What is Moonshine?
Moonshining refers to making spirits ‘by the light of the moon’ because of its illicit nature. However, making your own spirits was not always illegal. In fact, fermenting excess grain was popular amongst early American settlers, especially in grain producing states.
Farmers would ferment excess grain to avoid waste but soon learned that the whiskey they produced was far more valuable than the grain they were growing. In fact, whiskey was often used as a form of currency during this time.
Of course all good things must come to an end. In 1790 Treasury Secretary Alexander Hamilton soon decided that taxing spirits would be an ideal way to help pay for the costs associated with the American Revolutionary War. And so, the Whiskey Tax was put into effect.
While this tax was rebelled against and many lost their lives, moonshining, or producing spirits illicitly was born.
Where does the old saying come from “Blind Drunk” – can alcohol cause blindness?
Today the most common cause of blindness from drinking is methanol. Methanol, otherwise known as methyl alcohol (CH3OH) or wood alcohol (a methyl group linked to a hydroxyl group, often abbreviated as MeOH). It is a light, volatile, colourless, flammable liquid with a distinctive alcoholic odour similar to that of ethanol (potable alcohol), can damage the optic nerve and even kill you in high concentrations. During Prohibition, bootleggers were known to sell moonshine that contained methanol, and the practice continues abroad. When distilling always remove the first 200ml and discard or use for window cleaner.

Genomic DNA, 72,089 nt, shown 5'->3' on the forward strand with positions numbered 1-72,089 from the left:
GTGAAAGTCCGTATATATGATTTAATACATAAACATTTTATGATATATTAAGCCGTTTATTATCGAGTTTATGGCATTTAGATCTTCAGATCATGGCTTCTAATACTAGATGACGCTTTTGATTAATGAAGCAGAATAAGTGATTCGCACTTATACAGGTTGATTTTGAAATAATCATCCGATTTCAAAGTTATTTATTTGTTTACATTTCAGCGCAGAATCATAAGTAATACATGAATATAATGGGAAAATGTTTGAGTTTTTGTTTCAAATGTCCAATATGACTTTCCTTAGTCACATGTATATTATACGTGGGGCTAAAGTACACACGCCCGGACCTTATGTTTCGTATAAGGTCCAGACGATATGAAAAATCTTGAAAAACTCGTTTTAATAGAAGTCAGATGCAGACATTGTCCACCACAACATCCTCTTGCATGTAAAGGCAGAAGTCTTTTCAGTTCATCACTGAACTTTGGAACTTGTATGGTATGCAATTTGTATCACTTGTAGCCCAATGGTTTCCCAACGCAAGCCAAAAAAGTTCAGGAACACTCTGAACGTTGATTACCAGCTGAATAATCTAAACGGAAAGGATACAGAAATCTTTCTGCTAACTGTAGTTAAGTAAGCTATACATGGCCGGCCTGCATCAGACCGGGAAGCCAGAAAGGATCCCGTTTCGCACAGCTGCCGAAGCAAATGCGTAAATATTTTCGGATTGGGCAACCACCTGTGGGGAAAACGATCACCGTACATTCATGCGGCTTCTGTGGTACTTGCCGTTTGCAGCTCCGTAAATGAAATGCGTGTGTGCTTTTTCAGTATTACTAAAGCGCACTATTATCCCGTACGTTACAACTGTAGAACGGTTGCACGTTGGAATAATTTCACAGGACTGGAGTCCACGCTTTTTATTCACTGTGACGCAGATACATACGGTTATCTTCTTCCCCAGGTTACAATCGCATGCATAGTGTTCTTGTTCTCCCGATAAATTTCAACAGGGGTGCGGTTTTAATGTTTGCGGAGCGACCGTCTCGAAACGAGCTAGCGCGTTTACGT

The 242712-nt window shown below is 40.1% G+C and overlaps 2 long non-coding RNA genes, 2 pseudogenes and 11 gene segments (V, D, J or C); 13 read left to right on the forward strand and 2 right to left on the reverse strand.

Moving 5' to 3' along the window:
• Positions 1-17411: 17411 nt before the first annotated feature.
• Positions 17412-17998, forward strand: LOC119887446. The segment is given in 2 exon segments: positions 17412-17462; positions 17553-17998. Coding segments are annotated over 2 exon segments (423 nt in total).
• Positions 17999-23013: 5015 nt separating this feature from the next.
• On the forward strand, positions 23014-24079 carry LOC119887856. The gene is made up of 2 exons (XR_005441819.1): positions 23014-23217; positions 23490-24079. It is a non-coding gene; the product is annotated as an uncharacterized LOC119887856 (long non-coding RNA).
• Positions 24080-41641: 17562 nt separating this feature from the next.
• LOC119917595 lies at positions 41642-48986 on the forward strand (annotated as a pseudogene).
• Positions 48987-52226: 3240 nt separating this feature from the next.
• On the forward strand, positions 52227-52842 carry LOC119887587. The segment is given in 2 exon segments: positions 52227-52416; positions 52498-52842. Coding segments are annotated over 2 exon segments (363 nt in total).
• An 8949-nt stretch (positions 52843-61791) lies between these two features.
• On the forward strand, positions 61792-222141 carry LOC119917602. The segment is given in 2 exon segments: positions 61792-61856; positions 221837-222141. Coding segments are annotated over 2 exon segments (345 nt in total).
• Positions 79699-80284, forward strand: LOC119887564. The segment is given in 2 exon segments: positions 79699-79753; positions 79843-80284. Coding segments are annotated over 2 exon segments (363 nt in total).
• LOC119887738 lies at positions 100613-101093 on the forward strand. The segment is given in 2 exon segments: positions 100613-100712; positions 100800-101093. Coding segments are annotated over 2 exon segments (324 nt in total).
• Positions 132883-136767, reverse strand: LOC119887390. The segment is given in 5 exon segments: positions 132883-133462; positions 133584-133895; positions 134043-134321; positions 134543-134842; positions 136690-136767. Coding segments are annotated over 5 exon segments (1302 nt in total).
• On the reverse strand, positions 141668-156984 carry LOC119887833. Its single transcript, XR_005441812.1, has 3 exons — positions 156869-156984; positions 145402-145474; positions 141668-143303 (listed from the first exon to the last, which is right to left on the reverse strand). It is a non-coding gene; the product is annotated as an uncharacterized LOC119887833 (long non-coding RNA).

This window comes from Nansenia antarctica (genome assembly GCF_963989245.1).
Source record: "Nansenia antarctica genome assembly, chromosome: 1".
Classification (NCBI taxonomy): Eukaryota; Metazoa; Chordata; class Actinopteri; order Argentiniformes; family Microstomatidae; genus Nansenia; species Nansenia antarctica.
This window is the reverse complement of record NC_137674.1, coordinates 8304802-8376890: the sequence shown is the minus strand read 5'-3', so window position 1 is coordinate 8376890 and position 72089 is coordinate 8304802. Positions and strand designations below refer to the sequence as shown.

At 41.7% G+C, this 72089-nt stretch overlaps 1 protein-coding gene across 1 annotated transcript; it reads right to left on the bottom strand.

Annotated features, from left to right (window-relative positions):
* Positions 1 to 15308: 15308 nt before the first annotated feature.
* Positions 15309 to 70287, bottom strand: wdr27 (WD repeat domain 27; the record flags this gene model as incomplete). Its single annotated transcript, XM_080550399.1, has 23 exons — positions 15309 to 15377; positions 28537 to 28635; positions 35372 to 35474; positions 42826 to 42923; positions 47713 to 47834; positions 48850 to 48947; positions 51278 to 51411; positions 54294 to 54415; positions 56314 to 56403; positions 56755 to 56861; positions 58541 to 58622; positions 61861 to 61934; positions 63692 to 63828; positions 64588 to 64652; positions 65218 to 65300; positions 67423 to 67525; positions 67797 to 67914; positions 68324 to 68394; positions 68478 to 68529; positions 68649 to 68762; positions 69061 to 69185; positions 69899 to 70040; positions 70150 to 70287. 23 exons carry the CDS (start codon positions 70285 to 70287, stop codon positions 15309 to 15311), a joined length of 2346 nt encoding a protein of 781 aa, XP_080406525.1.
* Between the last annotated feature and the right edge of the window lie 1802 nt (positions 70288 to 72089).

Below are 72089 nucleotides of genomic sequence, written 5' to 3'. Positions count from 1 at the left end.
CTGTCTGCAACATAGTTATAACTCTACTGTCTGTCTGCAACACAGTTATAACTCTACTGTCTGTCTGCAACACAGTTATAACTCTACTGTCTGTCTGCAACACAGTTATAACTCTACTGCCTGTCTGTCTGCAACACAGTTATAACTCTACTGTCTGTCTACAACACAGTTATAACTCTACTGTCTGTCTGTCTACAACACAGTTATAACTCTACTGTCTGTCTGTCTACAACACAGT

History of Rum
While the history of American moonshine definitely involved some bloodshed, it is sunshine and rainbows compared to the history of rum. If you are ever around the Lake District, I highly recommend visiting the Rum Story in Whitehaven.
While whiskey is made from grain, rum is made from sugarcane. Sugarcane was originally cultivated in New Guinea and first fermented as early as 350 BC in India. At this time, the drink was used medicinally.
When explorers began travelling along the trade route in the 1400’s sugarcane was discovered along with the perfect climate to cultivate it. Many areas were discovered with plenty of water (necessary for sugarcane) but there was a lack of manpower.
Unfortunately, the answer at that time was to enlist slaves to help to grow the sugarcane. Explorers were finding that whiskey and mead were not faring well on their long journeys and soon began to drink rum instead.
A real turning point came with the discovery of the perfect climate for growing sugar cane. Barbados was ‘discovered’ in the early 1600’s. Explorer Richard Ligon brought equipment, slaves and distillation knowledge from Brazil. In less than a decade Barbados had a prospering sugar and rum export industry.
Rum or Whiskey?
While the history of rum is not a pretty one, modern enthusiasts often associate rum with tropical vacations rather than generations of enslavement.